Italian Circa 1848 Piedmontese Short Sword, Italian War of Independence with Risorgimento Inscription
Straight, double-edged, spear pointed blade with shallow central fuller. Cast brass hilt with acorn shaped finials and central cross motif on one side, ribbed brass grip, round pommel. Black leather scabbard with brass pieces at the chape and throat, heart-shaped frog stud.
The scabbard is faintly stamped ‘OAM’.
The blade is etched on one side with foliate motifs and the dedication ‘Valore Lombardo 22 Marzo 1848’ and on the other ‘Nell’Unione La Forza’. I believe this translates to ‘Bravery in Lombardy [on the] 22nd March 1848 of the Forces of Union’. This is probably to commemorate the events of the 22nd March 1848, in which an armed rebellion in Milan and elsewhere in Lombardy-Venetia forced the occupying Austrian army to withdraw from much of that region. The unexpectedly successful rebels were both anti-Austrian and pro-Italian unification, part of what came to be called the Risorgimento. To satisfy popular demand, and perhaps seeing an opportunity to gain territory, the Kingdom of Sardinia (the Piedmontese) declared war on Austria and moved its army, which had been mobilized on the 1st March due to fears of insurrection, into Lombardy-Venetia to drive the Austrians out of their remaining holdings.
The other Italian states all joined the war, but the slow and disorganized advance of the various forces across Lombardy gave the Austrians time to regroup and fortify their positions. The advance of the Piedmontese stalled on the 6th May 1848, after which the Austrians launched an energetic counterattack with fresh reinforcements. Italian forces were gradually forced back, several states withdrew from the war for political reasons, and exactly one year later the Kingdom of Sardinia was successfully invaded by the Austrians.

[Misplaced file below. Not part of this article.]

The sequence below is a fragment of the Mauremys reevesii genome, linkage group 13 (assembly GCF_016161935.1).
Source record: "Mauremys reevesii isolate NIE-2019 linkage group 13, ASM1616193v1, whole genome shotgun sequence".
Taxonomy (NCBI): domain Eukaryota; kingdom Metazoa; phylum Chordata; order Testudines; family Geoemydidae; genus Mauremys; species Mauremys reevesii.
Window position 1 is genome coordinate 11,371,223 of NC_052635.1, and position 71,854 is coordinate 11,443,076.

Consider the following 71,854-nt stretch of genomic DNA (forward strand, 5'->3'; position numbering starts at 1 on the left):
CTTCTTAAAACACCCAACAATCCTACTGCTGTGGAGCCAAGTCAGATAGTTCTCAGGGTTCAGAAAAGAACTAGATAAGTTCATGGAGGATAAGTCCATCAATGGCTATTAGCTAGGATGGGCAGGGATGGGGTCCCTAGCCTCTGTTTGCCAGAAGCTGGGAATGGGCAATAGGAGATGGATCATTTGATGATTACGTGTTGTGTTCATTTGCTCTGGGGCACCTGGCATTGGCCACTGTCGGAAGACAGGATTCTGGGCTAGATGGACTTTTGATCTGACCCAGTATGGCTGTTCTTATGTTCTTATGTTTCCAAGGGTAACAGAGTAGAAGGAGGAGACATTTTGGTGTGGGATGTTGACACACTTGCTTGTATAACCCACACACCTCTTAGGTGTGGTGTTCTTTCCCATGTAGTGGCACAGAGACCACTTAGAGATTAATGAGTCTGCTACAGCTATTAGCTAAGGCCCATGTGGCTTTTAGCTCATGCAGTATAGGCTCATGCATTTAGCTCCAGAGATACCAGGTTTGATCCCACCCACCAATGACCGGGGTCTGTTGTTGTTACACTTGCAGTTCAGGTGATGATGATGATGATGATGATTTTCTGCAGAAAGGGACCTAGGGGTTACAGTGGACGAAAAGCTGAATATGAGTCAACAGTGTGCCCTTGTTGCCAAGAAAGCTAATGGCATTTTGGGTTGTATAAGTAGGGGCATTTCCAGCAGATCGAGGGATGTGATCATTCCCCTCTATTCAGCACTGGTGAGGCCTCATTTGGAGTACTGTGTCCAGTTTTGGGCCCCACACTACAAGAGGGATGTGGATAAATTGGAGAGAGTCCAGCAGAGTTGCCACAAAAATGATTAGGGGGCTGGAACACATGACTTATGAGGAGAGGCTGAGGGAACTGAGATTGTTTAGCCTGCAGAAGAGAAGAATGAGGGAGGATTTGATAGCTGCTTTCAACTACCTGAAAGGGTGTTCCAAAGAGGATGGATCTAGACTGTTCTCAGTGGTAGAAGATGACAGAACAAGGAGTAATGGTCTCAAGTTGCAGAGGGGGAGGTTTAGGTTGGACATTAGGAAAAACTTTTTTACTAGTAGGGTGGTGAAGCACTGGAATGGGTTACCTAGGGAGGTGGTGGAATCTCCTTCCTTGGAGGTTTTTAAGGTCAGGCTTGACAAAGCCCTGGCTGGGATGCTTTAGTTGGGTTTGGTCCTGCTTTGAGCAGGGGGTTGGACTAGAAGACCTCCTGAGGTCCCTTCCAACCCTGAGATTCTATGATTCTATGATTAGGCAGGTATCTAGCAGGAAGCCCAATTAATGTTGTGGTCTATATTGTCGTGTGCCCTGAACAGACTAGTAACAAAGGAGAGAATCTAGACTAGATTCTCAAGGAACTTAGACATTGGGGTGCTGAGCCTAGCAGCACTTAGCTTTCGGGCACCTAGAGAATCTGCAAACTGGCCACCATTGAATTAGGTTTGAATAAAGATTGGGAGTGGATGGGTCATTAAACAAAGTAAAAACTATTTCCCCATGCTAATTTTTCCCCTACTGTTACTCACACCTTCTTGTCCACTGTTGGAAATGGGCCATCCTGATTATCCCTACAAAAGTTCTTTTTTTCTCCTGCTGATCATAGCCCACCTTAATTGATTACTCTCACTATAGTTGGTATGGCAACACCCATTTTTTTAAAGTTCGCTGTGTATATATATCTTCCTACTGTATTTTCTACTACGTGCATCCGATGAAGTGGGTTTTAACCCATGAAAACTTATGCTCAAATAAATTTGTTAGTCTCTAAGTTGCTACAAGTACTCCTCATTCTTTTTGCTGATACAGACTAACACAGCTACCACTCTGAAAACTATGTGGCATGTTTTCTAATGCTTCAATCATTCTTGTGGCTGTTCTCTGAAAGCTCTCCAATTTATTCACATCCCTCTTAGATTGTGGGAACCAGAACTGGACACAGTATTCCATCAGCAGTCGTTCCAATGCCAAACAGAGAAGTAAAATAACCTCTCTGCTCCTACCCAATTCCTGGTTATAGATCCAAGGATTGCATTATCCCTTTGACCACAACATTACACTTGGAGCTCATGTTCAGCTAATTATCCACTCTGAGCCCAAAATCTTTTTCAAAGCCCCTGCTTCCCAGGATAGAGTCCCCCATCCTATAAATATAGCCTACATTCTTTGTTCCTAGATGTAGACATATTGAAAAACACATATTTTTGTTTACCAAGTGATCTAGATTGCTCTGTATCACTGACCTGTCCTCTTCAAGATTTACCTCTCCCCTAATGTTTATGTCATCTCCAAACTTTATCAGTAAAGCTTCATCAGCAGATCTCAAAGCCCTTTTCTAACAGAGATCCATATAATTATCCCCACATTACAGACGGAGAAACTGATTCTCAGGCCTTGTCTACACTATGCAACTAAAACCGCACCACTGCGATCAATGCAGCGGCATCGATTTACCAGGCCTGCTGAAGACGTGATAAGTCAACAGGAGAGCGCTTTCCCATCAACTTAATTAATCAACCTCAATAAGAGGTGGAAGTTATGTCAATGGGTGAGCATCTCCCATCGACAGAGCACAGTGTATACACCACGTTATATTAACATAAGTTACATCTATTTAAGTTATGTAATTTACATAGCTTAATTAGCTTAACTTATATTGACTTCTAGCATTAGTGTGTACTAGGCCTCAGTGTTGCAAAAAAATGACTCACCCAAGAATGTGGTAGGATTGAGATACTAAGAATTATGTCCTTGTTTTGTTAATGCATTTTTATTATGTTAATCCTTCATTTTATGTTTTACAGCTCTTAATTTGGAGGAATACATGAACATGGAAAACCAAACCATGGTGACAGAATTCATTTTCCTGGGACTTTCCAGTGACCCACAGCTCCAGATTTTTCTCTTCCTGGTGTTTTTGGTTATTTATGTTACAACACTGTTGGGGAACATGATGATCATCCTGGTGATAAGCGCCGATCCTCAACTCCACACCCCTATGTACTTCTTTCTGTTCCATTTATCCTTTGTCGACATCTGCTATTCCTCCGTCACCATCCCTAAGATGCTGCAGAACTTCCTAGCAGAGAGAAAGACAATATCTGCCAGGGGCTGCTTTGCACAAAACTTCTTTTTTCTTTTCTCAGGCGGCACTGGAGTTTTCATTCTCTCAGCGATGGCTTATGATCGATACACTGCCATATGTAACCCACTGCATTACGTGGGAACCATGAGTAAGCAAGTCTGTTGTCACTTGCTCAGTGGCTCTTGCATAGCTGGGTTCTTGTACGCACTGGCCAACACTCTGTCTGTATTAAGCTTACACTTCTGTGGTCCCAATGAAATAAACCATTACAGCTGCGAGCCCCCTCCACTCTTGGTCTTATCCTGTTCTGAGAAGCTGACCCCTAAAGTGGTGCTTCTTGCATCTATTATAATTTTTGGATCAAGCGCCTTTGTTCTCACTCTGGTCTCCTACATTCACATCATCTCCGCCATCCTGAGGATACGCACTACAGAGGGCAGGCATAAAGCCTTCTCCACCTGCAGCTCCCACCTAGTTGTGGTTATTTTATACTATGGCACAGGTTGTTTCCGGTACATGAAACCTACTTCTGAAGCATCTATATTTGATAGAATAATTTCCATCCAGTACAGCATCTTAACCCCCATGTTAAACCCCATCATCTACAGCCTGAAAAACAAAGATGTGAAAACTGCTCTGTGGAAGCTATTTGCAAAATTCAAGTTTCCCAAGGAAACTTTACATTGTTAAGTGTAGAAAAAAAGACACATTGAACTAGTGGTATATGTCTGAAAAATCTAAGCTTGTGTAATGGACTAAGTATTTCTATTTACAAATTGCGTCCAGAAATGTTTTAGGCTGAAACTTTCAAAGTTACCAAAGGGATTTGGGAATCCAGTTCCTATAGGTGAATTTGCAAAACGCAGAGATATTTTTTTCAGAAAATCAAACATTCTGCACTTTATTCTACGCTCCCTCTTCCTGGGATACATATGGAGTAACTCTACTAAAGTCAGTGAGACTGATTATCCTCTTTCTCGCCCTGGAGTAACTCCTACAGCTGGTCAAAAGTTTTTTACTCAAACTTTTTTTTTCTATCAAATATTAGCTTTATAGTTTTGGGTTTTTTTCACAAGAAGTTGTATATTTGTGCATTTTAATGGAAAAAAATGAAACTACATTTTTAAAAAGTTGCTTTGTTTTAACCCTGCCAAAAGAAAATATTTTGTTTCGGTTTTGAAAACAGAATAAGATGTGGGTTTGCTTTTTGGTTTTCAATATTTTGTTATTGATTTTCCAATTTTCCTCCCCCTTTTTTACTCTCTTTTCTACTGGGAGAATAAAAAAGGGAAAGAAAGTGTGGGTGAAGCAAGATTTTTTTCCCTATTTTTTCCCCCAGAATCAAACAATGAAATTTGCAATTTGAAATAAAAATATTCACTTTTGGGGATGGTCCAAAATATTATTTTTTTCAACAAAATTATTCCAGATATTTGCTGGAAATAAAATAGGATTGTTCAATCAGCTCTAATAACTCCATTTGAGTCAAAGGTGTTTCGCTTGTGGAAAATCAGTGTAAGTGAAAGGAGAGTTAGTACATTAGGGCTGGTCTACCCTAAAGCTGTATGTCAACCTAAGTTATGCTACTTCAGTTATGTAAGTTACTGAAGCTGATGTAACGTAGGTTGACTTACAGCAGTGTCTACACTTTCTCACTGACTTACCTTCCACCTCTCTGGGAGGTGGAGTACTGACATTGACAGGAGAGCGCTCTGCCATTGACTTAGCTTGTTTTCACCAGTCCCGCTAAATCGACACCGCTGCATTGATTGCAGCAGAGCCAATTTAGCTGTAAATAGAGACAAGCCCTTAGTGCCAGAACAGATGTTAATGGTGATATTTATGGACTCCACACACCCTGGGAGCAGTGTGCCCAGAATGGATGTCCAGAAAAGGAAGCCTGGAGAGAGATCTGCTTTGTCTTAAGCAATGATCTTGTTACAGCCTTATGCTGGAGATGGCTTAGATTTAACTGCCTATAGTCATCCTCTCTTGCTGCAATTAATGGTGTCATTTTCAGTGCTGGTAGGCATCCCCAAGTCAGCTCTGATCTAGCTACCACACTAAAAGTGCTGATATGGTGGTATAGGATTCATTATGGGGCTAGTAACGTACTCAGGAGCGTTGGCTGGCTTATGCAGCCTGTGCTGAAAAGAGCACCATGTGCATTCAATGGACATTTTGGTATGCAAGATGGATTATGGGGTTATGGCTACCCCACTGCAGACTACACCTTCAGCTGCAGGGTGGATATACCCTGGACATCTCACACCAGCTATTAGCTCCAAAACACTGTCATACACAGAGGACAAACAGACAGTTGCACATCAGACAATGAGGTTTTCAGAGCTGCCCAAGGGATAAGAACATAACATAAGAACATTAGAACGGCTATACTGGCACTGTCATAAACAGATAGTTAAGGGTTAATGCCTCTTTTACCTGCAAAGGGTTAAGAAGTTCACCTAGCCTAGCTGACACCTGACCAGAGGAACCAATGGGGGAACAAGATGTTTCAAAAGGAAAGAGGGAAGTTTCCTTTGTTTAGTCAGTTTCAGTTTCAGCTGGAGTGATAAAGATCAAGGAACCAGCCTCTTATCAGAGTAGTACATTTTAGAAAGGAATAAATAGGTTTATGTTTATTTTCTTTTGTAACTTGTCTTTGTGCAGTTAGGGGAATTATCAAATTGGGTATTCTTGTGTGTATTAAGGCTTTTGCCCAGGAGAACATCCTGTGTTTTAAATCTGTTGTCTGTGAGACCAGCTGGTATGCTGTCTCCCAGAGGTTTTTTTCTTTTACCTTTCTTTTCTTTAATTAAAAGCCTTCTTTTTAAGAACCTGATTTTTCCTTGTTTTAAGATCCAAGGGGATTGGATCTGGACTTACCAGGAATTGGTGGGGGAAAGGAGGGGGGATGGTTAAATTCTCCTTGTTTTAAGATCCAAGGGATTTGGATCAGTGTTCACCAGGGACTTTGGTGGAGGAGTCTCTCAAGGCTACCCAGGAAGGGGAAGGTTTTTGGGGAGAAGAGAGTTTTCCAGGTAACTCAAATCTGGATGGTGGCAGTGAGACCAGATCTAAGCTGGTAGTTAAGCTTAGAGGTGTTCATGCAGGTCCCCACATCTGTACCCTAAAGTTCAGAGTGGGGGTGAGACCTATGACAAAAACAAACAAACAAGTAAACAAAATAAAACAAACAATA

The war was an Austrian victory, but the desire of Italians to be free of Austrian influence was not extinguished, leading directly to the Second Italian War of Independence in 1859 and fuelling the Italian unification movement. The inscription on this sword is politically interesting: Not all Piedmontese would have been unificationists, but whoever had this sword inscribed seems to have believed in that cause. The events of March 1848, which became known as the ‘Five Days of Milan’, convinced many that a ‘guerra di popolo’ or ‘people’s war’ could bring about a single independent Italian state.
The blade has scattered areas of pitting, little of it affecting the inscription. There is a small amount of side-to-side movement in the hilt. The bottom of the chape piece has split, and with the sword fully sheathed its tip emerges from the gap. The leather of the scabbard is in quite good condition, all the stitching intact, with only some surface-level cracks and a few dents.